By Lisa Flueckiger, Contributing Reporter
RIO DE JANEIRO, BRAZIL – Perhaps the most famous landmark in Rio, the Cristo Redentor (Christ the Redeemer) statue, will be open 24-hours during the World Youth Day (WYD) week from July 23rd-28th, after a trial period of night-time hours which started in May. There is also a new system of transportation being launched to accommodate the 2.5 million expected WYD pilgrims.
The new and expanded transportation plan created by the city offers three ways to find the way up to Cristo: the train, official vans or by car/taxi.
The Corcovado train, previously the only public transport to Cristo, is located in Cosme Velho and usually leaves every twenty minutes. During the WYD however, it will be running non-stop and is expected to transport the majority of the pilgrims to the city’s famous icon.
A new online-only ticketing system has been introduced and tourists are required to buy their tickets in advance on the train’s website. The ticketing booth at the train station has been closed for sale and will only exchange the internet vouchers. Tickets cost R$46 (US$20 with today’s exchange rate).
In addition to the train a special van service has been launched to transport visitors directly from the Largo do Machado metro (subway) stop in Catete to Corcovado. Normally, the vans depart every fifteen minutes and can carry up to fifteen passengers.
The van fleet consists of twenty vehicles, and for the dates of the WYD, it will be upgraded to sixty vans, which will depart every other minute. The ticket booth at Largo do Machado will operate until 1AM and the vans will drive as long as there are passengers to transport back.
At the ticket booth, tickets can only be bought for the present day and cost R$45 per person. Eduardo Guimarães, coordinator at Largo do Machado, told The Rio Times he expects 20,000 people per day to board the vans during WYD, so people should expect to stand in line for some time.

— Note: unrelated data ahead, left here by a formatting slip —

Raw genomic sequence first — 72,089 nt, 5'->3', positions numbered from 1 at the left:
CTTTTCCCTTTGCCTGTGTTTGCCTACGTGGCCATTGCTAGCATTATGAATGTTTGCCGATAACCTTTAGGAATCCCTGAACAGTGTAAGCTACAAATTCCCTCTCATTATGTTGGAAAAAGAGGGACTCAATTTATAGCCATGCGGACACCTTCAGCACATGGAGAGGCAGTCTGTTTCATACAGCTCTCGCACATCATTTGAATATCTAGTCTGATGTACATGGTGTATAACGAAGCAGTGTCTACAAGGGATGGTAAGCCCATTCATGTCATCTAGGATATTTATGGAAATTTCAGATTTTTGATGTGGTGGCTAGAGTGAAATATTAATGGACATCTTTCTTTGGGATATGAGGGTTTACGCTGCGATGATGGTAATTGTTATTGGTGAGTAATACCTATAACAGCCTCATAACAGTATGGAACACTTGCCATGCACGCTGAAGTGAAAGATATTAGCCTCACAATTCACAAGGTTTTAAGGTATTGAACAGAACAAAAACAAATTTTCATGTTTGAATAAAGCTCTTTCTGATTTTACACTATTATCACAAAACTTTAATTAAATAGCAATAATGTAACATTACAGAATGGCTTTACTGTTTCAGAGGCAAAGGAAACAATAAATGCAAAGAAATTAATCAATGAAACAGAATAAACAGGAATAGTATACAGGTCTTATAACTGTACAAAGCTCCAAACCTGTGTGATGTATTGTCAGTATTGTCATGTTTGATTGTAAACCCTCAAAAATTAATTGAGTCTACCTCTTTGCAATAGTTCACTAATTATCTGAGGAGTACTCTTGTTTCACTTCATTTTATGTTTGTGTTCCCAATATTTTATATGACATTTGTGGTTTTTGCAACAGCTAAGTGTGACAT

He supports the new transport system, explaining, “I think the situation has improved with the new vans. There is no more chaos up at the train station, they helped to impede illegal vans transporting tourists and offer a legal and easy way to travel to Cristo.”
Mr. Guimarães also shared that there will be new ticket booths opening soon, probably in Copacabana and Lagoa.
It is still possible to drive up the road by car or with a taxi until Paineiras point at the entrance to the landmark, where passengers change into Corcovado’s vehicles for the very last bit to the statue. Even for this though tickets need to be purchased in advance at Ingresso rapido and cost R$27.
It is expected that tickets for all of these different transportation options will sell out at some point during WYD. Train tickets are already scarce for Monday July 22nd, as well as the morning of Tuesday, July 23rd.
Despite the crowds, many feel visiting Cristo is a must. “Coming to Rio and not getting to know Cristo, is not coming to Rio,” Melissa Bianco, a Rio resident with Peruvian roots who just recently visited the site, explains.
“Visiting Cristo is magnificent.(…) The statue impresses not only because of its size and strategic location, allowing it to be seen for almost everywhere in Rio, but also as a symbol of protection and welcome. (…) And the view! From up there you can see all of Rio in 360 degrees,” she described.